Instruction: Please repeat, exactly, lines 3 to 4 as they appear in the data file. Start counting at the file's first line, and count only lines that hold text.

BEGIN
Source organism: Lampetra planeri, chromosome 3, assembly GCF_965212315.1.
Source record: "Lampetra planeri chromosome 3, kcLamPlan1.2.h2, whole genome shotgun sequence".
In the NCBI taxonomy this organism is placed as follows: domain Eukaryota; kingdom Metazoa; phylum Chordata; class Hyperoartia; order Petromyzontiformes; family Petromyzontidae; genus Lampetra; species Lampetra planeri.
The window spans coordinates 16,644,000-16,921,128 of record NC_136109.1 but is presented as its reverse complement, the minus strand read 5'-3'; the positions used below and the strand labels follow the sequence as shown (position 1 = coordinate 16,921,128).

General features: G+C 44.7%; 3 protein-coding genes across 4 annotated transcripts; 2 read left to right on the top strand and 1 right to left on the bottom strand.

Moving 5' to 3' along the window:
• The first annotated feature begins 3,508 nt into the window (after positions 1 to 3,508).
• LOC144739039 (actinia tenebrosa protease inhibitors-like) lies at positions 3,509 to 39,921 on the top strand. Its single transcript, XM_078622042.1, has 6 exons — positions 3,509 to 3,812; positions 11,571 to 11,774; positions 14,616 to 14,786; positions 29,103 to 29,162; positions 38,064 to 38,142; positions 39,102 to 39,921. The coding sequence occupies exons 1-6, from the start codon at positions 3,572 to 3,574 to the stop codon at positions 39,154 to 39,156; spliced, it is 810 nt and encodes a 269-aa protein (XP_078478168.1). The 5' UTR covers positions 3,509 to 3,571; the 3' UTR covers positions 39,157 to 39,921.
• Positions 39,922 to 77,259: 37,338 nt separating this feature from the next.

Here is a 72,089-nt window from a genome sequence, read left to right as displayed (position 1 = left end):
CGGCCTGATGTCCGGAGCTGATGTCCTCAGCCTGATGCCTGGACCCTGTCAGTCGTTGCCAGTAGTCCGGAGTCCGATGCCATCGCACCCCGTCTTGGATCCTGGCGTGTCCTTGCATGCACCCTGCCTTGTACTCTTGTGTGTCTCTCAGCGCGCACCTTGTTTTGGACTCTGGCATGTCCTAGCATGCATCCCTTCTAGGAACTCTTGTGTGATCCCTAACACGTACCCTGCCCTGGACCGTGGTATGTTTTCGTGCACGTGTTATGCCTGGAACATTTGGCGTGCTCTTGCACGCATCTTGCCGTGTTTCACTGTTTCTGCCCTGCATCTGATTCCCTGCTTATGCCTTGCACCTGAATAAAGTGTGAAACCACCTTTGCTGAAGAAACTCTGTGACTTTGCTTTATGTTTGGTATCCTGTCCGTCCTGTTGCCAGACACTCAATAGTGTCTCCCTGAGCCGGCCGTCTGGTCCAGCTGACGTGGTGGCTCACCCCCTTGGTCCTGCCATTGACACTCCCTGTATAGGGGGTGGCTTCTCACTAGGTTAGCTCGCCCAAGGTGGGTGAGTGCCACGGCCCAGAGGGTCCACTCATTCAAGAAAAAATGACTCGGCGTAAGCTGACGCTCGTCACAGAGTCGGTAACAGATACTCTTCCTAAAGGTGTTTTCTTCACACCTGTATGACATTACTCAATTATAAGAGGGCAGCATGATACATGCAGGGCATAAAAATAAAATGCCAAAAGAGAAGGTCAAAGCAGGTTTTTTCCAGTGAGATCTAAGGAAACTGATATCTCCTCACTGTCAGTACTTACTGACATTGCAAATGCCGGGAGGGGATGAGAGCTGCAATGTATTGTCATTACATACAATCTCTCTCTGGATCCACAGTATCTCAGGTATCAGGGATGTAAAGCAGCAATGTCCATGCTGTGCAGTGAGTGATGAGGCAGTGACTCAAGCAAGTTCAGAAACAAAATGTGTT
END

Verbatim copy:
In the NCBI taxonomy this organism is placed as follows: domain Eukaryota; kingdom Metazoa; phylum Chordata; class Hyperoartia; order Petromyzontiformes; family Petromyzontidae; genus Lampetra; species Lampetra planeri.
The window spans coordinates 16,644,000-16,921,128 of record NC_136109.1 but is presented as its reverse complement, the minus strand read 5'-3'; the positions used below and the strand labels follow the sequence as shown (position 1 = coordinate 16,921,128).